Going out of my way to be offensive is generally not considered a good behavior. I certainly don't like it when people of other faiths and the media purposely express themselves about Catholics in a manner they know is likely to be offensive simply because they feel their freedom of speech allows it. A person's religious faith can be disagreed with but I don't subscribe to the notion that it's completely OK to purposely shove stuff in a person's face when it's highly likely to offend them and simply expect that they have to sit there and take it.

The Muslim world reacts to such offense in a completely predictable manner. They threaten. They terrorize. They seek to use the laws of the societies they condemn in an effort to achieve a status for themselves that they would deny others. They kidnap. They behead. They blow up. Are these reactions within the acceptable range of responses to a non-believer committing an act that a believer considers offensive or sinful?

No. They are not. And like my behavior toward my sister who had offended me, reacting in the fashion they do completely negates their claim to victimhood. In civilized societies when one is offended, one first announces the offense and seeks to resolve that offense with the offending party in a manner consistent with civilized behavior and the law. In the case of a newspaper, that means you write the editor. You call the editor. You write a blog or call in to a radio show or any of the methods used to articulate your point without engaging in violent and unlawful behavior or threat. That is the first move and that is precisely the move the Muslim world didn't make. It's the move they never make. Any offense, no matter how small or how isolated is answered with threats of death and destruction. Such threats are the last thing before actually pulling the trigger on a gun and there are plenty of things to try before one gets there. Bringing suit in a court of law, for one thing. Boycotting and peaceful protest others.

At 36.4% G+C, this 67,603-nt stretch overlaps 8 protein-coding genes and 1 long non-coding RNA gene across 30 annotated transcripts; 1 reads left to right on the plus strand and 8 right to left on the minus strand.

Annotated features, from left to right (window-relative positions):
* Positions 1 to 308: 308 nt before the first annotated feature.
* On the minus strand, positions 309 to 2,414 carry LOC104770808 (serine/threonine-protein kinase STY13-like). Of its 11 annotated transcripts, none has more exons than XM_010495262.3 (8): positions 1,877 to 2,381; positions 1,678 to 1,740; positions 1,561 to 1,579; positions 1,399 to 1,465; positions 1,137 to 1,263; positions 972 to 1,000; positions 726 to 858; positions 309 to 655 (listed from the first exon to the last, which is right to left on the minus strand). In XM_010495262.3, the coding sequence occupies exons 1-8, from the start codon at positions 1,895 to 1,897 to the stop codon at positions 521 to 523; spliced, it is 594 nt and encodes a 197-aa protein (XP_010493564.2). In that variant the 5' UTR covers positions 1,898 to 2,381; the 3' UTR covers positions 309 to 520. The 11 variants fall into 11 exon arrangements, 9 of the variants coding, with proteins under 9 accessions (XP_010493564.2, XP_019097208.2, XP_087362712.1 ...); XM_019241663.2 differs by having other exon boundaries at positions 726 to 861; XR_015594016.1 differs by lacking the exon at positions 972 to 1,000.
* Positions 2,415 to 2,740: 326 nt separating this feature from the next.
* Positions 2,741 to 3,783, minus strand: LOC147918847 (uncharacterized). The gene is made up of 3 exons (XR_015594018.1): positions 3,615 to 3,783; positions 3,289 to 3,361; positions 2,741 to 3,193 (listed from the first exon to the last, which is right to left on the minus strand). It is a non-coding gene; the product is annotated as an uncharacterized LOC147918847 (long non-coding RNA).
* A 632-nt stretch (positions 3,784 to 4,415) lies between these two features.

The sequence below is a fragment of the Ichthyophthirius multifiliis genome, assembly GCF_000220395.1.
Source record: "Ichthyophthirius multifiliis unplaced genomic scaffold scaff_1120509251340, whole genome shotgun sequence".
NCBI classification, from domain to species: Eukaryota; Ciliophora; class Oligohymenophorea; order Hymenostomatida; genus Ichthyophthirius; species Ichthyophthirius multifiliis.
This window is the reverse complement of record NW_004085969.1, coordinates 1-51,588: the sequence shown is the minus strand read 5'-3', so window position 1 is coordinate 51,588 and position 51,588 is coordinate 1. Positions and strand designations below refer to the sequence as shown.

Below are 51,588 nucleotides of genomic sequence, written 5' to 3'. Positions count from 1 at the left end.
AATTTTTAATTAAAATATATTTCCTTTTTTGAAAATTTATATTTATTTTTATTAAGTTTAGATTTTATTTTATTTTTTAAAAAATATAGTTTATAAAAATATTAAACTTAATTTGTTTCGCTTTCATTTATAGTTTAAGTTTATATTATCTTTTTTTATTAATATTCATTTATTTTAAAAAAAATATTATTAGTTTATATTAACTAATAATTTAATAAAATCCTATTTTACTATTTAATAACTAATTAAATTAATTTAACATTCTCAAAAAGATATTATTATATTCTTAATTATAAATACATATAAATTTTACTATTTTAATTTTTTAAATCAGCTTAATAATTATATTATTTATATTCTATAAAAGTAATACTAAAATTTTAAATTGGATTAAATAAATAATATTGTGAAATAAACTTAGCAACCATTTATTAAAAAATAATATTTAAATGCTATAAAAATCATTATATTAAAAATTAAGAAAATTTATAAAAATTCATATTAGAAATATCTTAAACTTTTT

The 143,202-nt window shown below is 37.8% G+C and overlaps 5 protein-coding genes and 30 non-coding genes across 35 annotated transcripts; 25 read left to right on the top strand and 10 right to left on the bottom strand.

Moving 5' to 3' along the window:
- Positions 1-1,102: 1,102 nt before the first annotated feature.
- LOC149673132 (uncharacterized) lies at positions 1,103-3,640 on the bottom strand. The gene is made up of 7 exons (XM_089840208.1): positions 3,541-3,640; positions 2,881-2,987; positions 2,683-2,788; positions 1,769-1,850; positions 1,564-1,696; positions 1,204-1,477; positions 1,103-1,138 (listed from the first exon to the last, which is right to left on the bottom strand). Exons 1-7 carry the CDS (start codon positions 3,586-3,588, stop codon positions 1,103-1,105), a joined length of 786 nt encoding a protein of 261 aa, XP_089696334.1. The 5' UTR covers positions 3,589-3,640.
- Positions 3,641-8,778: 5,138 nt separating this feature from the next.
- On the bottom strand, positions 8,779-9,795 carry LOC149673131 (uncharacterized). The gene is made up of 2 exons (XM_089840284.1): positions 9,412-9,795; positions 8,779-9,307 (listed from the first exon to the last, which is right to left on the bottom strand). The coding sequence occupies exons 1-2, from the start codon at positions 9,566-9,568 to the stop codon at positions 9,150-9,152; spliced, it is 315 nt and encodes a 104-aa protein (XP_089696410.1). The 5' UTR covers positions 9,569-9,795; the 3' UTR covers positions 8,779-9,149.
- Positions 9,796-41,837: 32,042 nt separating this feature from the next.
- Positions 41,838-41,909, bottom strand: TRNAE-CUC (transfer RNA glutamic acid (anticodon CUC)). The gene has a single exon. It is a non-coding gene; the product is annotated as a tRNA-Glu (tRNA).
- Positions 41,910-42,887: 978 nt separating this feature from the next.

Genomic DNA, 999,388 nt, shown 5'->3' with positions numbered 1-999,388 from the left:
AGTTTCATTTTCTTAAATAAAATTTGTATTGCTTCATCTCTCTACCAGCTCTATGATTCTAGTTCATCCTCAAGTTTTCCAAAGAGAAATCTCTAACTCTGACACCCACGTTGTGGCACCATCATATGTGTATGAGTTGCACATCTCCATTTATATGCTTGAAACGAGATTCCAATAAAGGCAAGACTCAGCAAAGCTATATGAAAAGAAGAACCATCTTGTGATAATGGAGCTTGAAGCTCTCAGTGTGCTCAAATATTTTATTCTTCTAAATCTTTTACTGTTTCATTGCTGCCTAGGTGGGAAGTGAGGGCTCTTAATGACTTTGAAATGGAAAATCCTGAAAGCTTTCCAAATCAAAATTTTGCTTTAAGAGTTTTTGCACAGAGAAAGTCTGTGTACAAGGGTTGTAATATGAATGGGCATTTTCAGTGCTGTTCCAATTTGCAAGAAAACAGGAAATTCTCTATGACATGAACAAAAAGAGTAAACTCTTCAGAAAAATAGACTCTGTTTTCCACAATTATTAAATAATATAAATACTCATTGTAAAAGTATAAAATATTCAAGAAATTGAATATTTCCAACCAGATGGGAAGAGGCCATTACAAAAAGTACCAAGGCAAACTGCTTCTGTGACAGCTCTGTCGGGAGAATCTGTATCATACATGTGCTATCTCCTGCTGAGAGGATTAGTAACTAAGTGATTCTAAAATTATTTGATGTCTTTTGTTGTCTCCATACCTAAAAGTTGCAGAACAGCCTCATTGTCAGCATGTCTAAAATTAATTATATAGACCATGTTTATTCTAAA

The Muslim world is acting, frankly, like a petulant child in a daycare facility. They want everything, they don't feel the need for restraint or manners, and they have no empathy with the rest of the room's residents. The room in this case is the world and the Muslims need to start getting it throught their increasingly thick skulls that they aren't alone in it. The rest of us live here, too, and we're not going to start doing things the way they want things done simply because they're bullies and violent jerks.